There is a fine line, it seems, between bravery and recklessness. I do not mean this as a defense of my own fears. We all, I think, develop our own ways to test our limits – to take risks with the lives we know.

In the spring of the year I was seven, my father was out of work. Finding himself with long stretches of afternoon hours, he decided it was time that I learned to ride a bicycle. My mother was too anxious and fearful to participate, so it was my father who walked the yellow bike – bought at the church sale along with a stack of paperback mysteries – across the street from our apartment building to the park. There, he’d prop me up on its seat, steady me, and walk behind me, hunched over to hold onto the back of it and me, as I wobbled along, inch by hesitant inch. These were rare hours alone for my father and me. He seemed quite determined that I should master this important lesson of childhood and this seriousness – in someone who typically exhibited a more casual engagement to the people and things around him – lent a solemnity to the afternoons. We were on a shared mission, my father and me. We were not to be trifled with.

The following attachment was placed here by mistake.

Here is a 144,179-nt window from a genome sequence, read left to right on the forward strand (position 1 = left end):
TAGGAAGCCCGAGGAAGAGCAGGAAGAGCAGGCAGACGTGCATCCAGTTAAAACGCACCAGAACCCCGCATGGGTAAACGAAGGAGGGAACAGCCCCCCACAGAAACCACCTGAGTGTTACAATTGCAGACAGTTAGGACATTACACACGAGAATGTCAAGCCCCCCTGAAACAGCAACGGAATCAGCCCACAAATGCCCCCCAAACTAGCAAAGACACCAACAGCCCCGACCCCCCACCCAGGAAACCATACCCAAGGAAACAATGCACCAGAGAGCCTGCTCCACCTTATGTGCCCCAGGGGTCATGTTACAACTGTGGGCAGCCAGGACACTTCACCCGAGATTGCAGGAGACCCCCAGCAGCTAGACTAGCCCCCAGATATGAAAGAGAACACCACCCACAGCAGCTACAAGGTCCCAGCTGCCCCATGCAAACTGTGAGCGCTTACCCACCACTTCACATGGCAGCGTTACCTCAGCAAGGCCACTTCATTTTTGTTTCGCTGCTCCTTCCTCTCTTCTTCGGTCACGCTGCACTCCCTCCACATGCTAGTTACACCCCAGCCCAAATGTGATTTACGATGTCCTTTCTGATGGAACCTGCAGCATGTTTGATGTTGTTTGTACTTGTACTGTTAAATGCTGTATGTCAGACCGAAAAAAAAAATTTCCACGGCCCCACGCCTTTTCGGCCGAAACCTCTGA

Before the school year ended, my father moved out – temporarily this time, he’d be back again before the final separation some years later. But his leaving interrupted our lessons and when he returned in the late summer, he did not pick them up again. The yellow bike remained leaning against the wall of the hallway closet, partly obscured by winter coats and a few forgotten rolls of wrapping paper.